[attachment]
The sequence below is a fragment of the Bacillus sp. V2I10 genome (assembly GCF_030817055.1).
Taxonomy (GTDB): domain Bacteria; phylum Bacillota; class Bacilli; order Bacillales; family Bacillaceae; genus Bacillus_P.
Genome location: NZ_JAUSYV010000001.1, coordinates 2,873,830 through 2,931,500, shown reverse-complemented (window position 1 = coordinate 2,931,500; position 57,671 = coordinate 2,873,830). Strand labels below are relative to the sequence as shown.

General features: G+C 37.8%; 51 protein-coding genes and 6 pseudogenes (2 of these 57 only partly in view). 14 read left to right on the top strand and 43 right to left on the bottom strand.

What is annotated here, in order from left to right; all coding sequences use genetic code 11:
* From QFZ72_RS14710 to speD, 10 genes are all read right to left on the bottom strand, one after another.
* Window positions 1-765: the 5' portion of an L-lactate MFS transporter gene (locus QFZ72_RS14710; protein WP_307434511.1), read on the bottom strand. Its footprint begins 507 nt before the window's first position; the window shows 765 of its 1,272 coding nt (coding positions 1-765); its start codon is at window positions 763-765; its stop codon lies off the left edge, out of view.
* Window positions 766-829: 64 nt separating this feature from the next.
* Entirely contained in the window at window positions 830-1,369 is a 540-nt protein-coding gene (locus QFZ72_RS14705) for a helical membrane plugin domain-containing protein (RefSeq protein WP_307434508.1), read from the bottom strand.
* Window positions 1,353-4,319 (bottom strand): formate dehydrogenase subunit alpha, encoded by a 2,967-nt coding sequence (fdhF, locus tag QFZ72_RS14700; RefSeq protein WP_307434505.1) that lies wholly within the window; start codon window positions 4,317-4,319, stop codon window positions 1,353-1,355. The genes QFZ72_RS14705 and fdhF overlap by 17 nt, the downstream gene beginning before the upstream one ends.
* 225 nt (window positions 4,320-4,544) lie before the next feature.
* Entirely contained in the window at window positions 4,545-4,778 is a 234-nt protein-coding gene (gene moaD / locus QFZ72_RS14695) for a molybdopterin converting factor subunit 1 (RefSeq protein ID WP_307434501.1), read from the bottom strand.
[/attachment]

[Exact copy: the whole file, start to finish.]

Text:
The sequence below is a fragment of the Bacillus sp. V2I10 genome (assembly GCF_030817055.1).
Taxonomy (GTDB): domain Bacteria; phylum Bacillota; class Bacilli; order Bacillales; family Bacillaceae; genus Bacillus_P.
Genome location: NZ_JAUSYV010000001.1, coordinates 2,873,830 through 2,931,500, shown reverse-complemented (window position 1 = coordinate 2,931,500; position 57,671 = coordinate 2,873,830). Strand labels below are relative to the sequence as shown.

General features: G+C 37.8%; 51 protein-coding genes and 6 pseudogenes (2 of these 57 only partly in view). 14 read left to right on the top strand and 43 right to left on the bottom strand.

What is annotated here, in order from left to right; all coding sequences use genetic code 11:
* From QFZ72_RS14710 to speD, 10 genes are all read right to left on the bottom strand, one after another.
* Window positions 1-765: the 5' portion of an L-lactate MFS transporter gene (locus QFZ72_RS14710; protein WP_307434511.1), read on the bottom strand. Its footprint begins 507 nt before the window's first position; the window shows 765 of its 1,272 coding nt (coding positions 1-765); its start codon is at window positions 763-765; its stop codon lies off the left edge, out of view.
* Window positions 766-829: 64 nt separating this feature from the next.
* Entirely contained in the window at window positions 830-1,369 is a 540-nt protein-coding gene (locus QFZ72_RS14705) for a helical membrane plugin domain-containing protein (RefSeq protein WP_307434508.1), read from the bottom strand.
* Window positions 1,353-4,319 (bottom strand): formate dehydrogenase subunit alpha, encoded by a 2,967-nt coding sequence (fdhF, locus tag QFZ72_RS14700; RefSeq protein WP_307434505.1) that lies wholly within the window; start codon window positions 4,317-4,319, stop codon window positions 1,353-1,355. The genes QFZ72_RS14705 and fdhF overlap by 17 nt, the downstream gene beginning before the upstream one ends.
* 225 nt (window positions 4,320-4,544) lie before the next feature.
* Entirely contained in the window at window positions 4,545-4,778 is a 234-nt protein-coding gene (gene moaD / locus QFZ72_RS14695) for a molybdopterin converting factor subunit 1 (RefSeq protein ID WP_307434501.1), read from the bottom strand.